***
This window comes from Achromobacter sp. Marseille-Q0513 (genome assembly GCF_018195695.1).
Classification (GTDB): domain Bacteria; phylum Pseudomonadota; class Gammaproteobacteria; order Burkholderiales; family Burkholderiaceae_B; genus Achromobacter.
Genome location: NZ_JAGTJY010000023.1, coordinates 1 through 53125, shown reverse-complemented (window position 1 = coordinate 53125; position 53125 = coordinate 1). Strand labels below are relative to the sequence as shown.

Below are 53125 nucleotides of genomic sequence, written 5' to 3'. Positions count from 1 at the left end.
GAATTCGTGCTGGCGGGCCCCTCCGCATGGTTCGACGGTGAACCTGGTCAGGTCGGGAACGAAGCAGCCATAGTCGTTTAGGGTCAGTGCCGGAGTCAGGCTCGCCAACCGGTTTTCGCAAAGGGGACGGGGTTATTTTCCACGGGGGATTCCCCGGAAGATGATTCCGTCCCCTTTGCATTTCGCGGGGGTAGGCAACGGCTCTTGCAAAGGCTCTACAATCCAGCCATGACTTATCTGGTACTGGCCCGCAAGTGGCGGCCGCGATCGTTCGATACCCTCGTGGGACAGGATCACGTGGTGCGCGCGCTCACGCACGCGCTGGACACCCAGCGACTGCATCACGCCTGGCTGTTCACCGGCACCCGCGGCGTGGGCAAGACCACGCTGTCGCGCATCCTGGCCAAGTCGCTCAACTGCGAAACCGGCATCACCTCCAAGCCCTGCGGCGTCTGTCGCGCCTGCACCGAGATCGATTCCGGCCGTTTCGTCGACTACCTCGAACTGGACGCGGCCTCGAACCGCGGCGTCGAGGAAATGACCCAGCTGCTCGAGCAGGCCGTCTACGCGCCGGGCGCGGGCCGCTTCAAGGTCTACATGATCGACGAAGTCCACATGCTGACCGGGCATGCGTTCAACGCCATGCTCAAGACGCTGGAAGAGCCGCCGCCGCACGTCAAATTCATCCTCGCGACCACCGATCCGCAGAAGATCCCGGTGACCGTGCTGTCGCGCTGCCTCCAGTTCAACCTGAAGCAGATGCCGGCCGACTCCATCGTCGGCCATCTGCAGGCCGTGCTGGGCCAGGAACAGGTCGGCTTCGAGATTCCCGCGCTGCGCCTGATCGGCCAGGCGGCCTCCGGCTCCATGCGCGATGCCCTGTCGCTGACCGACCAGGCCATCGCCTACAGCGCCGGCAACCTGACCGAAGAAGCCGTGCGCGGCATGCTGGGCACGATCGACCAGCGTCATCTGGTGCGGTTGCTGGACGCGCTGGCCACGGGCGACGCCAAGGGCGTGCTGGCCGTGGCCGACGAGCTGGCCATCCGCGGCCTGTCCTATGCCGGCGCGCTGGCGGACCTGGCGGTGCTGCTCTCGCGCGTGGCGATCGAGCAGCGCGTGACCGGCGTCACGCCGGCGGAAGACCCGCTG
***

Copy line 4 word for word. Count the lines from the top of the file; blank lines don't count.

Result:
Below are 53125 nucleotides of genomic sequence, written 5' to 3'. Positions count from 1 at the left end.